The Church of San Agustin (St Augustine), located within Intramuros, is the oldest standing church in the Philippines. Erected in 1607, it managed to survive eight major earthquakes in Manila over the course of three centuries, and was the only one out of eight churches in Intramuros to remain standing after World War II. In 1993, it was designated a UNESCO World Heritage Site together with four other Philippine churches, under the collective title of “Baroque Churches of the Philippines.”
The church compounds, and its accompanying museum, are filled with religious artefacts from the 17th to the early 20th centuries – exquisite altarpieces, icons of Christ and other Catholic saints, and paintings of archbishops, saints and significant events in the ecclesiastical history of the Philippines. Touring the premises, I couldn’t help feeling like I was lost in the cloisters of a 17th century Franciscan monastery in Europe. It was a strange feeling of being out-of-place, or rather, out-of-time.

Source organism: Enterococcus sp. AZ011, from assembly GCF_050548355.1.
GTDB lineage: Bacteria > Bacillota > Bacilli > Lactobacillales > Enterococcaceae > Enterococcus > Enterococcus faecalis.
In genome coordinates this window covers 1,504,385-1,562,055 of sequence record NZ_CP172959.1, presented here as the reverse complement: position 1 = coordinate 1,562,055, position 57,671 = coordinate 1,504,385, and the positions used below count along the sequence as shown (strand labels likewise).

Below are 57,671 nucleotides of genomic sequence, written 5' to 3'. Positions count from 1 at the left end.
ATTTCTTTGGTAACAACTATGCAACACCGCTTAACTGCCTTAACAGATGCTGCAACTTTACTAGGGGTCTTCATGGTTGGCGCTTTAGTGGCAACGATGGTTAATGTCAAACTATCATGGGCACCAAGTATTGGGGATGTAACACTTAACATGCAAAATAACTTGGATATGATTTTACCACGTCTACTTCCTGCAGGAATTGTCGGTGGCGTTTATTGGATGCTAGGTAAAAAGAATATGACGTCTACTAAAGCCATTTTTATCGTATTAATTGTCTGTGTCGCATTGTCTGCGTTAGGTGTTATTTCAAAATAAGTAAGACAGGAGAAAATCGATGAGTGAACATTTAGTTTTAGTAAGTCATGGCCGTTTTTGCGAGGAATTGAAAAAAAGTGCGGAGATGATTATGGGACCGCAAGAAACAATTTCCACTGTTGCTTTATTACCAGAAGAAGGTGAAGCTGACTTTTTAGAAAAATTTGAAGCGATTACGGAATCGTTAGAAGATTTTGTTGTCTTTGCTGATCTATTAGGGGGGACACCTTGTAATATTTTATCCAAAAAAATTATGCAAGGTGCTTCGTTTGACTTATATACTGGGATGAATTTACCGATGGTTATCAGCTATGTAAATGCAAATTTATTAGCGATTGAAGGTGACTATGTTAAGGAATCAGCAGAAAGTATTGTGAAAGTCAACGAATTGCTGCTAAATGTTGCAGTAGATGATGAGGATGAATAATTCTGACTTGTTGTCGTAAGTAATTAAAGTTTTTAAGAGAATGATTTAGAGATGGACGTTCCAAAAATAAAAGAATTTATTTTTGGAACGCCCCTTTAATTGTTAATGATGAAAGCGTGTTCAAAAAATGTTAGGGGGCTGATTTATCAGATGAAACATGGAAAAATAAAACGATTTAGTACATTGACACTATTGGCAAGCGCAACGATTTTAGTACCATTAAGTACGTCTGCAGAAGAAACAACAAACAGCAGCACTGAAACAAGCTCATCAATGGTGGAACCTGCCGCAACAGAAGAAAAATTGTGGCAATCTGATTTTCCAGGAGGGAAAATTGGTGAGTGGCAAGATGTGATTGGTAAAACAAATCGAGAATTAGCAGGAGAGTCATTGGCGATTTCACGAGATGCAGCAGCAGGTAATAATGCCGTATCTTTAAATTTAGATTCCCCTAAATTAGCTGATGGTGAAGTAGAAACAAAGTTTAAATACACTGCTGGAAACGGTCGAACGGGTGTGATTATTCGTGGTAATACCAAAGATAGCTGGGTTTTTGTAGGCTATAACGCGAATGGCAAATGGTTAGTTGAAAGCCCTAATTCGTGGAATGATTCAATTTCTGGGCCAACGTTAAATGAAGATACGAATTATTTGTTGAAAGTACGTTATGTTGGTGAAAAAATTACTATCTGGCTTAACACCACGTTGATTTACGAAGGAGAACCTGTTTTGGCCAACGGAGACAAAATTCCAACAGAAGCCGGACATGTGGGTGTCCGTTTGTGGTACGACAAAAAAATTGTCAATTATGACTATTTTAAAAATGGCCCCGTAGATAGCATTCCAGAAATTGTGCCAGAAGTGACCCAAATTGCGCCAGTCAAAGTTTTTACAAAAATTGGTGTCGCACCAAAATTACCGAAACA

In this gallery, some of the photos have been deliberately over-exposed, to suggest Divine Light – Luz Divina – illuminating the chambers and hallways of the Church, and enveloping the saints and icons, wracked with religious passion. Unfortunately, the museum was rather poorly labeled, and so one had to be satisfied with only admiring, and not understanding, much of the beauty and agony on display.
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